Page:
Swift & Kotlin Queue Performance



This is an expansion on two articles that I did about this time last year:

In those articles I marveled at how much faster Kotlin was compared to Swift in terms of queue performance. While I quantified the performance in terms of order of magnitude at a specific volume (3 orders of magnitude better performance for 1,000 enqueues and dequeues) what I failed to do was generalize the differences in terms of Big-O notation. That’s something I plan to remedy in this blog post.

In order to empirically derive the time complexity I will need to run samples of various sizes, plot the points and fit a formula to each algorithm performance profile. Kotlin uses a doubly-linked list as its underlying data structure. My hypothesis is that the Kotlin queue will see constant-time enqueuing and dequeuing, that is the thousandth enqueue (or dequeue) operation should be just as performant as the first. Below is the Kotlin implementation that will be used to test this:

import java.util.*
import kotlin.system.measureNanoTime

const val ITERATIONS = 1_000_000
fun main() {
    val ll : Queue<Int> = LinkedList()
    val time = measureNanoTime {
        for (i in 0..ITERATIONS) {

        for (i in 0..ITERATIONS) {

    print("Time: ${time.toDouble() / 1_000_000} milliseconds")

My Swift hypothesis is a little more complicated. If you remember from part 2 of the series, the doubly-linked list implementation was not at all performant, most likely because Swift doesn’t perform any memory optimization around linked lists. The array implementation was more performant, but still underperformed compared to Kotlin. After digging into the Apple Developer documentation the reason became obvious. Enqueuing uses an array append operation, which occurs in constant time with the benefit of memory optimization like Kotlin. Dequeuing however shifts all the elements to the left to occupy the space vacated by the removed element. This requires linear (O(n)) time. So even though it is less performant than the array at 1,000 values, we’ll need to use the original Swift doubly linked list implementation in order to be able to compare apples to apples (pun not intended). I’m guessing that while the absolute amount of time to perform each enqueue and dequeue will remain greater than Kotlin’s, there will be no change in the relative amount of time between the first enqueue and the thousandth. Below is the Swift implementation that will be used to test this:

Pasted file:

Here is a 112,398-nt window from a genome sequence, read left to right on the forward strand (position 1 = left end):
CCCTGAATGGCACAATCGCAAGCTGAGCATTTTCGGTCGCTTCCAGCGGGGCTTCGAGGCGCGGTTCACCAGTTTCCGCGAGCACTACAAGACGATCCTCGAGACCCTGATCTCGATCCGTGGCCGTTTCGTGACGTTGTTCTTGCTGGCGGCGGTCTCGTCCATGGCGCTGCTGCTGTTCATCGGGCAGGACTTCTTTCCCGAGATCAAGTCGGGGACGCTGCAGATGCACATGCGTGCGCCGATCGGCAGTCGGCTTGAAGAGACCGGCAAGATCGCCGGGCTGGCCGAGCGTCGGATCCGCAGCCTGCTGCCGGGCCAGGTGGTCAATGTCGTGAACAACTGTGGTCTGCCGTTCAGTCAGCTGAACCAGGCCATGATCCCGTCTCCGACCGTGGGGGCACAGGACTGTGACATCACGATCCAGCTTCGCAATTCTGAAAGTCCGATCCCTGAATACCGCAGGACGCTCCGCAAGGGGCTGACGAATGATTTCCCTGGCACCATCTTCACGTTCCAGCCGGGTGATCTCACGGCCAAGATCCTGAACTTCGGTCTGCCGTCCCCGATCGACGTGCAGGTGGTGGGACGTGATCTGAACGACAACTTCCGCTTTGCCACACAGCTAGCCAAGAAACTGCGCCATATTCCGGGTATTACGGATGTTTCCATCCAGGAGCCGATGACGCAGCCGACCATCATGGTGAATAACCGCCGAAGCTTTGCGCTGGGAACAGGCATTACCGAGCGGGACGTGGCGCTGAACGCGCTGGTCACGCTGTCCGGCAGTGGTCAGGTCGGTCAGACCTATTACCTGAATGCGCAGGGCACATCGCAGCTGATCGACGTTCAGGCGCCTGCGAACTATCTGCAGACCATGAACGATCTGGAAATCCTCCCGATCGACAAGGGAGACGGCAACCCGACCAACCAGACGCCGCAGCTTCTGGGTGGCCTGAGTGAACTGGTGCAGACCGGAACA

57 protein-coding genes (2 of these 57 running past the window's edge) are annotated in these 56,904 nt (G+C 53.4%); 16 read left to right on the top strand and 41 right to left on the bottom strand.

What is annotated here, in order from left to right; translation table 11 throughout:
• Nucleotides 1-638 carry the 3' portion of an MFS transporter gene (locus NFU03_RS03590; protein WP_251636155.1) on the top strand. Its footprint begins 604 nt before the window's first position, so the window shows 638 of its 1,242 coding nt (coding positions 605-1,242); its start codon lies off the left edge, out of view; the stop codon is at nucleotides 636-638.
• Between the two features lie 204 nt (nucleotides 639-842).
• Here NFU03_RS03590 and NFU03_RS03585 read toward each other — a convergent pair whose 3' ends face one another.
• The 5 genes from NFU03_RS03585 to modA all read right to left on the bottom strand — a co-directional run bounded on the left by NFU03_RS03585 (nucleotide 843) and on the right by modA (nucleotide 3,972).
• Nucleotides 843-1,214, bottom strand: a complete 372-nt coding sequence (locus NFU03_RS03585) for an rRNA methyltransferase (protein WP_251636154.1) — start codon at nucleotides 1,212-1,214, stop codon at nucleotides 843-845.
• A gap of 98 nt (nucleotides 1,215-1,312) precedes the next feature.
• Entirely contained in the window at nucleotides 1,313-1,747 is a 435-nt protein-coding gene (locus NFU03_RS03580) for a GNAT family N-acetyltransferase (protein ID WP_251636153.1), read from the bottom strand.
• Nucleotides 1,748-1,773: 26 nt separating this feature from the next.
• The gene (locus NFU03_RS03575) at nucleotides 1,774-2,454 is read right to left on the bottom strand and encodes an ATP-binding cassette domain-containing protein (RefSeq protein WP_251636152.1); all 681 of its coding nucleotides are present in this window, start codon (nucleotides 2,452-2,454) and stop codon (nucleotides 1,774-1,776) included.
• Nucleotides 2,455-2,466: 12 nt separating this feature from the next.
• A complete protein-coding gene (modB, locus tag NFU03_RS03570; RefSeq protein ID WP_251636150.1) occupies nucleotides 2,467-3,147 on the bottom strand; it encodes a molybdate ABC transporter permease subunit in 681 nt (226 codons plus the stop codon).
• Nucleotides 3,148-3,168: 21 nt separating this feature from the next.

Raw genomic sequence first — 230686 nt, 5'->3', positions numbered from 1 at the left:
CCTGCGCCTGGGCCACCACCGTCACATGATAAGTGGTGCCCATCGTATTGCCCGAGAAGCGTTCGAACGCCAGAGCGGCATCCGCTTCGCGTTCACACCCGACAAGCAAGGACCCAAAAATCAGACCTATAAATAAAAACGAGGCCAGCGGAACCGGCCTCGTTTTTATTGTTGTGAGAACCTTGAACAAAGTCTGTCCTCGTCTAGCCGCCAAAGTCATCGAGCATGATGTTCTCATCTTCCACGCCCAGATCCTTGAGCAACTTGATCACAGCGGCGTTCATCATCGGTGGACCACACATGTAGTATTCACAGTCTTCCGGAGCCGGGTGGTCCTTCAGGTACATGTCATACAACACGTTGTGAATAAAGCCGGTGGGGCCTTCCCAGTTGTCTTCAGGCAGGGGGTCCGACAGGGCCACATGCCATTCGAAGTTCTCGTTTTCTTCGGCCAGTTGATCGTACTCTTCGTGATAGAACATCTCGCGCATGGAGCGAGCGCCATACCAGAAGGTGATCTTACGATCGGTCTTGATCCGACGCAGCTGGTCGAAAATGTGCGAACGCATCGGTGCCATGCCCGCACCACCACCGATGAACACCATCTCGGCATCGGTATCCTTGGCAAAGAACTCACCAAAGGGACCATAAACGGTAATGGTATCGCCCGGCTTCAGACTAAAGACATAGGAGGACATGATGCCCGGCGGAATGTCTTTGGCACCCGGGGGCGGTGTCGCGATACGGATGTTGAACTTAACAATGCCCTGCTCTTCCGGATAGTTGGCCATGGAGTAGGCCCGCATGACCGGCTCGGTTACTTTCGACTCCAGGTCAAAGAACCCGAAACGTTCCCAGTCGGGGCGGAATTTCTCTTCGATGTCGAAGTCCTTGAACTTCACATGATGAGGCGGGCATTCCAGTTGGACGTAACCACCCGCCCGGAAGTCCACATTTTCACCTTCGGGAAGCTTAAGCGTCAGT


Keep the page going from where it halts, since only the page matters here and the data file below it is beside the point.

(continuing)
import Foundation

let ITERATIONS = 1_000_000
public struct swift_cli {
    public static func main() {
        let q = Queue<Int>()
        let time = measureTimeMillis {
             for i in 0..<ITERATIONS {

             for _ in 0..<ITERATIONS {
               _ = q.dequeue()
        print("Time: \(time) milliseconds")
    static func measureTimeMillis(block : (() -> Void)) -> Double {
        let start = DispatchTime.now()
        let end = DispatchTime.now()
        let nanoTime = end.uptimeNanoseconds - start.uptimeNanoseconds
        return Double(nanoTime) / 1_000_000

class Queue<T> {
    //note class b/c struct type cannot reference itself
    class LinkedList<T> {
        var data: T
        var next: LinkedList?
        var prev: LinkedList?
        init(_ data: T){
            self.data = data
    typealias LLNode = LinkedList<T>
    var head: LLNode!
    var tail: LLNode!

    init() {
        head = nil
        tail = head
    func enqueue(_ key: T) {
        let newNode = LLNode(key)
        if let t = tail {
            t.next = newNode
            newNode.prev = t
            tail = newNode
        } else if let h = head {
            h.next = newNode
            newNode.prev = h
            tail = newNode
        } else {
            head = newNode
    func dequeue() -> T? {
        if self.head?.data == nil { return nil  }
        let ret = head?.data
        if let nextItem = self.head?.next {
            head = nextItem
        } else {
            head = nil
        return ret

And now on to the results!


Both Swift and Kotlin performed poorly on the first 1,000 enqueues and dequeues. This was probably due to initialization of the the instrumentation taking a disproportionately large amount of time. Once we got into 10,000 operations and above however, the time per enqueue and dequeue leveled off significantly.


Kotlin still outperformed Swift by an order of magnitude, but on average both Swift and Kotlin exhibited constant time (O(1)) enqueue and dequeue performance, confirming the hypothesis.

Photo by Emile Guillemot on Unsplash

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